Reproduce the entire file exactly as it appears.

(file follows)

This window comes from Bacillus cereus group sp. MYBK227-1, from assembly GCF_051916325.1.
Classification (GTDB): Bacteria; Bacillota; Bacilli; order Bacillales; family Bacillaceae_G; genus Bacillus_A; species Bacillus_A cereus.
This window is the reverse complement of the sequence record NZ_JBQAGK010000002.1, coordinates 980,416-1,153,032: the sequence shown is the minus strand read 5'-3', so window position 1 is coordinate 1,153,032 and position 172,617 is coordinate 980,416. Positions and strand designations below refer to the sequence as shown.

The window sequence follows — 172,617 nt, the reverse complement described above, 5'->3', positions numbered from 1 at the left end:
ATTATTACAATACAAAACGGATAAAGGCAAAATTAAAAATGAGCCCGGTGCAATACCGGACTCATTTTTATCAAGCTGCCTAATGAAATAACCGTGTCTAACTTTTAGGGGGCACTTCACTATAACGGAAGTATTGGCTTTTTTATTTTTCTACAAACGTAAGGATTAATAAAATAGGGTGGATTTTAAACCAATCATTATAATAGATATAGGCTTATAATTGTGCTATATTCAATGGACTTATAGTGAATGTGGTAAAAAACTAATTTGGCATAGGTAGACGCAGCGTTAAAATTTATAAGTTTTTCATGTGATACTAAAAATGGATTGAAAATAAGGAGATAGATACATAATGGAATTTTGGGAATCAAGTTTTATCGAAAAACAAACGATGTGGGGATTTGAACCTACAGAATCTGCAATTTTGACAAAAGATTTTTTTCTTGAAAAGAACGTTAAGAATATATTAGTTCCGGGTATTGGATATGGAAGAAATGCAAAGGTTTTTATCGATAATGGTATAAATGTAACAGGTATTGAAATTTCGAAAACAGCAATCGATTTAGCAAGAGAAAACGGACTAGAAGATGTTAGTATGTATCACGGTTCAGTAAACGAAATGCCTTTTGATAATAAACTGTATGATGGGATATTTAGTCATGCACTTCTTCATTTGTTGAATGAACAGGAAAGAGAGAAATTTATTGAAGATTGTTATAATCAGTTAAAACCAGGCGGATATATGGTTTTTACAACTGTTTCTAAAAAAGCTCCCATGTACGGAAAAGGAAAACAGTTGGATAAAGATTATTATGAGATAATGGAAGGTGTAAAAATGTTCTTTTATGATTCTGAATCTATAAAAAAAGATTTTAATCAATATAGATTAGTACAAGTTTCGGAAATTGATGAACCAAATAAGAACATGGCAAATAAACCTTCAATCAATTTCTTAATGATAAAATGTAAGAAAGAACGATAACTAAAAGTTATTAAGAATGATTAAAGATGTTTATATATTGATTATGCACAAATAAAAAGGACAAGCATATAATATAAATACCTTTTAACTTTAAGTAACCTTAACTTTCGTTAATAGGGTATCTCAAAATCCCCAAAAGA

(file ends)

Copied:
This window comes from Bacillus cereus group sp. MYBK227-1, from assembly GCF_051916325.1.
Classification (GTDB): Bacteria; Bacillota; Bacilli; order Bacillales; family Bacillaceae_G; genus Bacillus_A; species Bacillus_A cereus.
This window is the reverse complement of the sequence record NZ_JBQAGK010000002.1, coordinates 980,416-1,153,032: the sequence shown is the minus strand read 5'-3', so window position 1 is coordinate 1,153,032 and position 172,617 is coordinate 980,416. Positions and strand designations below refer to the sequence as shown.

The window sequence follows — 172,617 nt, the reverse complement described above, 5'->3', positions numbered from 1 at the left end:
ATTATTACAATACAAAACGGATAAAGGCAAAATTAAAAATGAGCCCGGTGCAATACCGGACTCATTTTTATCAAGCTGCCTAATGAAATAACCGTGTCTAACTTTTAGGGGGCACTTCACTATAACGGAAGTATTGGCTTTTTTATTTTTCTACAAACGTAAGGATTAATAAAATAGGGTGGATTTTAAACCAATCATTATAATAGATATAGGCTTATAATTGTGCTATATTCAATGGACTTATAGTGAATGTGGTAAAAAACTAATTTGGCATAGGTAGACGCAGCGTTAAAATTTATAAGTTTTTCATGTGATACTAAAAATGGATTGAAAATAAGGAGATAGATACATAATGGAATTTTGGGAATCAAGTTTTATCGAAAAACAAACGATGTGGGGATTTGAACCTACAGAATCTGCAATTTTGACAAAAGATTTTTTTCTTGAAAAGAACGTTAAGAATATATTAGTTCCGGGTATTGGATATGGAAGAAATGCAAAGGTTTTTATCGATAATGGTATAAATGTAACAGGTATTGAAATTTCGAAAACAGCAATCGATTTAGCAAGAGAAAACGGACTAGAAGATGTTAGTATGTATCACGGTTCAGTAAACGAAATGCCTTTTGATAATAAACTGTATGATGGGATATTTAGTCATGCACTTCTTCATTTGTTGAATGAACAGGAAAGAGAGAAATTTATTGAAGATTGTTATAATCAGTTAAAACCAGGCGGATATATGGTTTTTACAACTGTTTCTAAAAAAGCTCCCATGTACGGAAAAGGAAAACAGTTGGATAAAGATTATTATGAGATAATGGAAGGTGTAAAAATGTTCTTTTATGATTCTGAATCTATAAAAAAAGATTTTAATCAATATAGATTAGTACAAGTTTCGGAAATTGATGAACCAAATAAGAACATGGCAAATAAACCTTCAATCAATTTCTTAATGATAAAATGTAAGAAAGAACGATAACTAAAAGTTATTAAGAATGATTAAAGATGTTTATATATTGATTATGCACAAATAAAAAGGACAAGCATATAATATAAATACCTTTTAACTTTAAGTAACCTTAACTTTCGTTAATAGGGTATCTCAAAATCCCCAAAAGA